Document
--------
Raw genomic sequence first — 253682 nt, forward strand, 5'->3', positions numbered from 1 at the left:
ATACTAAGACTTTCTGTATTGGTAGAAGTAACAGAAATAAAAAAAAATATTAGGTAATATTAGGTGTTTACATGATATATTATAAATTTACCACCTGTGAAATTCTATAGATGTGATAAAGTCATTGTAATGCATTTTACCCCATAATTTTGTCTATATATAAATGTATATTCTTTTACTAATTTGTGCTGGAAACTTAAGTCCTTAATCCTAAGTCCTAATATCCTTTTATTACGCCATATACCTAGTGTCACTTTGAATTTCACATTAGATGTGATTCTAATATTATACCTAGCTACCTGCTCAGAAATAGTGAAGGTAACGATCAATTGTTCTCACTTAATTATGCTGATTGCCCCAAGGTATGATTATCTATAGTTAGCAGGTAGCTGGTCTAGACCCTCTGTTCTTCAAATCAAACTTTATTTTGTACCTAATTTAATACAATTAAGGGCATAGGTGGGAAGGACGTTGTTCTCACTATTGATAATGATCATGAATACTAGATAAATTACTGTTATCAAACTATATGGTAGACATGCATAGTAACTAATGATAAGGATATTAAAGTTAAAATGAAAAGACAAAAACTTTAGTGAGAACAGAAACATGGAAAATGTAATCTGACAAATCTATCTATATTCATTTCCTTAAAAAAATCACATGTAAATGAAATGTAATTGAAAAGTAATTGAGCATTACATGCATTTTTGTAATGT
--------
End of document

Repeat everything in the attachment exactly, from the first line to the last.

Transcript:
Raw genomic sequence first — 253682 nt, forward strand, 5'->3', positions numbered from 1 at the left:
ATACTAAGACTTTCTGTATTGGTAGAAGTAACAGAAATAAAAAAAAATATTAGGTAATATTAGGTGTTTACATGATATATTATAAATTTACCACCTGTGAAATTCTATAGATGTGATAAAGTCATTGTAATGCATTTTACCCCATAATTTTGTCTATATATAAATGTATATTCTTTTACTAATTTGTGCTGGAAACTTAAGTCCTTAATCCTAAGTCCTAATATCCTTTTATTACGCCATATACCTAGTGTCACTTTGAATTTCACATTAGATGTGATTCTAATATTATACCTAGCTACCTGCTCAGAAATAGTGAAGGTAACGATCAATTGTTCTCACTTAATTATGCTGATTGCCCCAAGGTATGATTATCTATAGTTAGCAGGTAGCTGGTCTAGACCCTCTGTTCTTCAAATCAAACTTTATTTTGTACCTAATTTAATACAATTAAGGGCATAGGTGGGAAGGACGTTGTTCTCACTATTGATAATGATCATGAATACTAGATAAATTACTGTTATCAAACTATATGGTAGACATGCATAGTAACTAATGATAAGGATATTAAAGTTAAAATGAAAAGACAAAAACTTTAGTGAGAACAGAAACATGGAAAATGTAATCTGACAAATCTATCTATATTCATTTCCTTAAAAAAATCACATGTAAATGAAATGTAATTGAAAAGTAATTGAGCATTACATGCATTTTTGTAATGT